Feb 16, 2009

Does Creativity Still Matter?

There’s been much debate in the blogosphere this past week about the dearth of creativity in advertising these days, digital advertising in particular. So my ears perked up during a Social Media Week session on Friday, when Gary Vaynerchuk raised an interesting point: social media, or more specifically, digitally-enabled Word of Mouth had become such, that a really great product with a really lousy ad campaign will only be marginally affected. Eventually, Vaynerchuk asserted, positive word-of-mouth about the great product will take over and become the great marketing campaign the product deserves.

If Vaynerchuk is correct, and to a large degree, I suspect he is, then that doesn’t say much for the need for any sort of creativity in advertising. Or for the need for advertising in general.

Or does it?

Let’s start with what’s right about his assertion: there are many products that manage to overcome bad or forgettable ad campaigns. Subaru is a perfect example. While Detroit and most foreign automakers have been taking severe hits, Subaru is actually expanding its market. They’ve managed to slide right into the niche previously occupied by Volvo: the inexpensive utilitarian car for upper middle class professionals. All without anything even vaguely resembling a successful ad campaign.

They’ve done it by having really good products. And as the owner of two Foresters (our fourth and fifth, I believe) I can attest to that. Foresters may not be the world’s most beautiful cars, but they look distinctive and, more importantly, they don’t look cheap. They’re good in the snow, have ample cargo room and excellent repair records. Consumer Reports loves them to death.

Now we became Forester fans through old-fashioned Word of Mouth: my in-laws had one, loved it and sold us on its virtues. But social media means that you can now track word of mouth via search engines a quick visit with “The Google” shows lots of Forester love out there. So odds are good people are finding it these days without any help from their in-laws.

But Subaru isn’t alone. I truly feel that a critical mass of American consumers have become advertising-resistant: that is, they ignore the stylings of the ad and only pull out the substance: is there news in this ad that may be of interest to me? If so, I will act on it regardless of how I feel about the creative. In the real world that means that if I love strawberries and like having Cheerios for breakfast, an ad informing me of the introduction of Strawberry Cheerios will likely result in me trying the product. No matter how cheesy and awful and insulting and goofy I may find the actual commercial to be. All that I will take in is “Strawberry Cheerios. Yum.” (The reverse is also true: if I find Starburst revolting, it doesn’t matter how many times I’ve watched “Berries and Cream” on YouTube: I’m just not buying any.)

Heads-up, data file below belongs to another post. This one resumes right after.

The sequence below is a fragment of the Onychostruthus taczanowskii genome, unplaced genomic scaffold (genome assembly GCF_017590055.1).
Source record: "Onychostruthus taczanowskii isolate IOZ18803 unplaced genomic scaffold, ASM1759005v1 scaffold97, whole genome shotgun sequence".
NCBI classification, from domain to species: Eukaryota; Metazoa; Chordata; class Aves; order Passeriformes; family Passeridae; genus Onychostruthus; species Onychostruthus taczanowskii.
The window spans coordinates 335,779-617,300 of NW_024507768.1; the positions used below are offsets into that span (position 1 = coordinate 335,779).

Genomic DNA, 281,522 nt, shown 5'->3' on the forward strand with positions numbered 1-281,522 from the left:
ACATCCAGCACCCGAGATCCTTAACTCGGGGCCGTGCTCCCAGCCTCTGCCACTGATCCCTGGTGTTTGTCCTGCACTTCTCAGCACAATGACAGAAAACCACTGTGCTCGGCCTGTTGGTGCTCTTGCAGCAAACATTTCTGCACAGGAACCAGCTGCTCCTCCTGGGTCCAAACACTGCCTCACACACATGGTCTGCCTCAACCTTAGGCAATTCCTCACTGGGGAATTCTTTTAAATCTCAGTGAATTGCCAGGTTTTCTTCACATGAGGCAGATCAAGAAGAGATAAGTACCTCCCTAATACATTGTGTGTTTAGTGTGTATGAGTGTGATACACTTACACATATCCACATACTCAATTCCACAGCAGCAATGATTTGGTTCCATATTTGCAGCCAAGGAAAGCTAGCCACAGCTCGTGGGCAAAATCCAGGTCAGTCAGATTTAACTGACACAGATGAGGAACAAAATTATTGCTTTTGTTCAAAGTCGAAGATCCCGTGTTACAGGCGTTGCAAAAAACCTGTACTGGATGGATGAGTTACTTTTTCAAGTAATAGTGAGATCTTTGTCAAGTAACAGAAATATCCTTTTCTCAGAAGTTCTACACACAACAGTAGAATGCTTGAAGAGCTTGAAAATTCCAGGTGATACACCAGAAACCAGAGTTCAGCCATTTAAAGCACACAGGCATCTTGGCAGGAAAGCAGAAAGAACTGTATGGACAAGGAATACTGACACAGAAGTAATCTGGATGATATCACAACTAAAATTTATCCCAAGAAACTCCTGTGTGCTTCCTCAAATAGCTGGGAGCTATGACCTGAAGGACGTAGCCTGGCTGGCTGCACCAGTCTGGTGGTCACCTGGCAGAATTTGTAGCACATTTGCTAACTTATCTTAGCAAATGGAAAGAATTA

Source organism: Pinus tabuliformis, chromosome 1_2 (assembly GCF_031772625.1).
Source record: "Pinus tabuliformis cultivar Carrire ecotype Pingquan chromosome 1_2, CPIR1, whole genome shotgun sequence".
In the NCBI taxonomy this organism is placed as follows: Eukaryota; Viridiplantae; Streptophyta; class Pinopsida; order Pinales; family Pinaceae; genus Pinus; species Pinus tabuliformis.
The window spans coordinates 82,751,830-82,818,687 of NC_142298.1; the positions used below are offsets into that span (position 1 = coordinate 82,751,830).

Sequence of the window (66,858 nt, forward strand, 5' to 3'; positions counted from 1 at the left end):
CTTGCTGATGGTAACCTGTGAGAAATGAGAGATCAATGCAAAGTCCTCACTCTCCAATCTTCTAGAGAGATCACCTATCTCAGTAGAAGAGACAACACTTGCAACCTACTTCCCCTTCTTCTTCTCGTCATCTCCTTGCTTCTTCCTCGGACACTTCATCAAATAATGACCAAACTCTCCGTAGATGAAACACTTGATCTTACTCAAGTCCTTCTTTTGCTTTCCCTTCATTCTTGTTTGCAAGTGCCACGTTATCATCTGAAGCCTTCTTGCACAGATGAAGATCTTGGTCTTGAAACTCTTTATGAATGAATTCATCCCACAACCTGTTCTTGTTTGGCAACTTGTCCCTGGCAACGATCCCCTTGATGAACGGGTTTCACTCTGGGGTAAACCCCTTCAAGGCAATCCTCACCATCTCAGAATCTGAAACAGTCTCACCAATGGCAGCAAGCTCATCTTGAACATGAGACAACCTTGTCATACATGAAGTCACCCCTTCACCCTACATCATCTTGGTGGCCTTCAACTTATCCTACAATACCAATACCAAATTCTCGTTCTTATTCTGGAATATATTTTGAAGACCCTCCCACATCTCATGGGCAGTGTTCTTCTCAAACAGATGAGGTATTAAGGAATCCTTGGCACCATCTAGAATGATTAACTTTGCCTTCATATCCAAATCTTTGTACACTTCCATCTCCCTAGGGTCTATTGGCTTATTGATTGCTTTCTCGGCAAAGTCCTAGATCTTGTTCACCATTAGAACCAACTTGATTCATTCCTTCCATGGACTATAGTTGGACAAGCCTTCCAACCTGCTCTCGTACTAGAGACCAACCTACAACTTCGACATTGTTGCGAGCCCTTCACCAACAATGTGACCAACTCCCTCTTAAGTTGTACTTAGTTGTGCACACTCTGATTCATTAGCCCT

I’ve often said that the alpha and the omega of social media is to make a product people really like and/or want to talk about. As obvious as that sounds, it’s a concept lost on many marketers. But it may be all many products need today: create enough digital buzz, make sure your SEO is working right and you don’t need a whole lot of advertising.

But that doesn’t mean creativity is dead.

Far from it. To begin with, we need to expand our definition of creativity: a great package design, a well-done retail store are both “creative” endeavors that help “create” an aura around a brand and the way we feel about it. Serve Starbucks coffee in a harshly lit, badly furnished cafeteria and suddenly it’s not tasting anywhere near as good as it does in their cozy little stores.

But perhaps the most important thing good creative can do is make us feel even better about products we already like. You need not look any further than Apple for proof of how this works. Every time Justin Long scores another one on hapless John Hodgeman, Apple fan boys everywhere feel that much smarter about their choices. Not that a bad commercial would sway them from the Jobs-love, mind you. But a good one just pumps the joy level an extra notch.

Good creative also encourages trial. It can’t make me like a bad product. But it can get me to look into a new one. And if what I find on Google and Twitter and Amazon and Facebook is universally positive, then that good creative will also increase sales.

So here’s my takeaway: Vaynerchuk is right. Good products don’t need advertising anymore. Word-of-Mouth amplified via social media is enough to make them successful even in the face of bad agency-created advertising. But at the same time, good creative is not a neutral. It’s a positive and when combined with a good product with good WOM, gets consumers to “yes” a lot faster and a lot more often.

Which is a pretty big positive in my book.

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